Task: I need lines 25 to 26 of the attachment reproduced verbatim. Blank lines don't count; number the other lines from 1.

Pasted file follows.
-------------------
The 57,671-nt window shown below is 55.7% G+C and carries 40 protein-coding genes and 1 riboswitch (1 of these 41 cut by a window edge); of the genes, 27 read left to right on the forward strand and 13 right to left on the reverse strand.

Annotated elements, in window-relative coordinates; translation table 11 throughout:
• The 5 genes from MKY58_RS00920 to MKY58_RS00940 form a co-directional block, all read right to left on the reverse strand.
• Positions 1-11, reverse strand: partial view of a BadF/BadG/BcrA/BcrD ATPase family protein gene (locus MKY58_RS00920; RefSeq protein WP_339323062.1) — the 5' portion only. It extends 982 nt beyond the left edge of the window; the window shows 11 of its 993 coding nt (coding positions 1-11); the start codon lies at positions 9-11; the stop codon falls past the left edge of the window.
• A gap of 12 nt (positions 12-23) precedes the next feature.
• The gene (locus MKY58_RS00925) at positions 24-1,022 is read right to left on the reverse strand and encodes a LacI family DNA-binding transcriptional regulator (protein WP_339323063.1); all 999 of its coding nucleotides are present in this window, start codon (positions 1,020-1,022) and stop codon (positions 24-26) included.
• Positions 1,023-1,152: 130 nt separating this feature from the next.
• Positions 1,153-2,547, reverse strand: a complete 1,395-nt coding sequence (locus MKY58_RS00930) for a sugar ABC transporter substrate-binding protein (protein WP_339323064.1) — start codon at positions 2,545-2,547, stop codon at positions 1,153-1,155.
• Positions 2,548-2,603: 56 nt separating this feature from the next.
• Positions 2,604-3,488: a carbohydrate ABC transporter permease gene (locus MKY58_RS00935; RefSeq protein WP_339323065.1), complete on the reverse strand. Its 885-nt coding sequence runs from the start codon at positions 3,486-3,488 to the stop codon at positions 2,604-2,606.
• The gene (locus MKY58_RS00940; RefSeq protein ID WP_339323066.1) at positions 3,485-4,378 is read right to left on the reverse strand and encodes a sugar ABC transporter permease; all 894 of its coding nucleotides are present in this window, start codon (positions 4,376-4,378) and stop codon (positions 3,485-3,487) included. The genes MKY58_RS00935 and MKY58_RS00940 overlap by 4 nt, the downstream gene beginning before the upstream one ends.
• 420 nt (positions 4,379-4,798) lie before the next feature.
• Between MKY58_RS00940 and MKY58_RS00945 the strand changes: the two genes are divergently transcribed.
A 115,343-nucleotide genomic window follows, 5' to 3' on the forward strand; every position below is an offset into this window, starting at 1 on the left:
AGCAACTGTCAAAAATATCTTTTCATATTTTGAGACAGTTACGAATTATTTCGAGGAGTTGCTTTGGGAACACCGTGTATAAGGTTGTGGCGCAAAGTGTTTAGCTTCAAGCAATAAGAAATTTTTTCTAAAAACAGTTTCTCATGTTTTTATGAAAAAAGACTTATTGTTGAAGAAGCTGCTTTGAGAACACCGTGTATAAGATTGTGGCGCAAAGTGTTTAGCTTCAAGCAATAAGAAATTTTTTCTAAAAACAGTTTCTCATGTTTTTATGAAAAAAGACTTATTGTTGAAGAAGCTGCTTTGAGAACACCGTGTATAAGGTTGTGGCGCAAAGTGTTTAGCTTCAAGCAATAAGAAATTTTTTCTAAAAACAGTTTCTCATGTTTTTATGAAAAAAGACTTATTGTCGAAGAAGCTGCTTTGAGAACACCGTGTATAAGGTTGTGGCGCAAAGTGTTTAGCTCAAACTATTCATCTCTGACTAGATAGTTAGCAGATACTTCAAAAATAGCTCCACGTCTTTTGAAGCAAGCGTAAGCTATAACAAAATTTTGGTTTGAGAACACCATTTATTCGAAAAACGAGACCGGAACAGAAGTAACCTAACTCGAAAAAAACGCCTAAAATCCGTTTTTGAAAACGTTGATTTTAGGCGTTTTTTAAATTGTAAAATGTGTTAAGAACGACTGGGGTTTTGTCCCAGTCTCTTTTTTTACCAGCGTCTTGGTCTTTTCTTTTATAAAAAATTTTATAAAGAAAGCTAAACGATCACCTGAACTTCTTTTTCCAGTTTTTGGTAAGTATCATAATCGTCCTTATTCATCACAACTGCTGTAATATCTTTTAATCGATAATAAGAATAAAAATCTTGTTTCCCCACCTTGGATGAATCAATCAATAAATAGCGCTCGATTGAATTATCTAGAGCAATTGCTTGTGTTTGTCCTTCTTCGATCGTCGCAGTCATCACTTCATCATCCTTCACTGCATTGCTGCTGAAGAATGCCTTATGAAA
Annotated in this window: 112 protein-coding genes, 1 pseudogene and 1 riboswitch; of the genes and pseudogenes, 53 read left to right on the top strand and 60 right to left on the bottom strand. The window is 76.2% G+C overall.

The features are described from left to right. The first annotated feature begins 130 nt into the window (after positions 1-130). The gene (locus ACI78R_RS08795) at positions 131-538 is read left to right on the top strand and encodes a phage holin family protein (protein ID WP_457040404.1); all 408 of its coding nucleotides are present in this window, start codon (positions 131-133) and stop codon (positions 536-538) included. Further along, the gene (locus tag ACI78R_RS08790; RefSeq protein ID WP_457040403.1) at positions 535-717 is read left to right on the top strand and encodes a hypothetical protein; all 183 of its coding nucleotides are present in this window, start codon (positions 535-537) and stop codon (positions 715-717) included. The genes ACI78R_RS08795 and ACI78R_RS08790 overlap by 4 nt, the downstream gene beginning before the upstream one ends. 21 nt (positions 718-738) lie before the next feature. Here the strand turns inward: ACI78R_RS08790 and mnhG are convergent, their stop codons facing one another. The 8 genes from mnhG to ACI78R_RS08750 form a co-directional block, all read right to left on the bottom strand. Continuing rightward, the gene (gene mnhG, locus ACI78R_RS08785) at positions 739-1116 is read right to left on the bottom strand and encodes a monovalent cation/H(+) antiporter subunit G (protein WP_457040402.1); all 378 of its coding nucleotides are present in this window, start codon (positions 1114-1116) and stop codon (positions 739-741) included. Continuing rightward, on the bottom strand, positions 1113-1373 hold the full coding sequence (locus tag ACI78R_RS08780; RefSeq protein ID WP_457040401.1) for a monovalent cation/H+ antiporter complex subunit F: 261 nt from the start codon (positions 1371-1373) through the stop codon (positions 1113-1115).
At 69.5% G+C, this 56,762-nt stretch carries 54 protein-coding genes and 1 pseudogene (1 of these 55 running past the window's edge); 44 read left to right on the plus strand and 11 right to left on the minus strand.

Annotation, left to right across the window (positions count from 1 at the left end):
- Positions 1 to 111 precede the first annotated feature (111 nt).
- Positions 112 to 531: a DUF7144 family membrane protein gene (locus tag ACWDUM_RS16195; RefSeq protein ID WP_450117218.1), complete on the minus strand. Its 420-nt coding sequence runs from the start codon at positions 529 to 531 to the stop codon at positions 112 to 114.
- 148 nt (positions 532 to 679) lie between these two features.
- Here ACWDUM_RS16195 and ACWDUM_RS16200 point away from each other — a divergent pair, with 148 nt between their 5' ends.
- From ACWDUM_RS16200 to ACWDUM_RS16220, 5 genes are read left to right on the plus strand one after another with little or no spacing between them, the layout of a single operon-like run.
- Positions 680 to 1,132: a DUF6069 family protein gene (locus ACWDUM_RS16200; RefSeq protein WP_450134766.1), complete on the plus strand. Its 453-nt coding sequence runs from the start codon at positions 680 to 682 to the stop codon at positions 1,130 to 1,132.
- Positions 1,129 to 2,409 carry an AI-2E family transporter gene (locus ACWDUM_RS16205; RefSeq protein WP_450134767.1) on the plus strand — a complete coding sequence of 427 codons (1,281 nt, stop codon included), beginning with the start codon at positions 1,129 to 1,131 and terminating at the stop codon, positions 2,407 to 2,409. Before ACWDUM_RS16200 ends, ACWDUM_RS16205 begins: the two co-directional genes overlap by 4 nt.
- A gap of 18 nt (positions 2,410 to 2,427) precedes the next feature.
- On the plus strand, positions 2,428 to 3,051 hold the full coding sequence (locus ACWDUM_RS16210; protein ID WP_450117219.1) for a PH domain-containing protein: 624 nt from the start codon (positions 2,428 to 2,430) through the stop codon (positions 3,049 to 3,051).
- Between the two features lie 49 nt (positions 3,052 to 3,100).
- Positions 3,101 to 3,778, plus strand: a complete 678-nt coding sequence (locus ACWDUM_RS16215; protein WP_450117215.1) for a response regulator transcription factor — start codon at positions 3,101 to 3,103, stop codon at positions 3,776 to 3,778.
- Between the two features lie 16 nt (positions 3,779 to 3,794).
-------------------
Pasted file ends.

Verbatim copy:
- Positions 680 to 1,132: a DUF6069 family protein gene (locus ACWDUM_RS16200; RefSeq protein WP_450134766.1), complete on the plus strand. Its 453-nt coding sequence runs from the start codon at positions 680 to 682 to the stop codon at positions 1,130 to 1,132.
- Positions 1,129 to 2,409 carry an AI-2E family transporter gene (locus ACWDUM_RS16205; RefSeq protein WP_450134767.1) on the plus strand — a complete coding sequence of 427 codons (1,281 nt, stop codon included), beginning with the start codon at positions 1,129 to 1,131 and terminating at the stop codon, positions 2,407 to 2,409. Before ACWDUM_RS16200 ends, ACWDUM_RS16205 begins: the two co-directional genes overlap by 4 nt.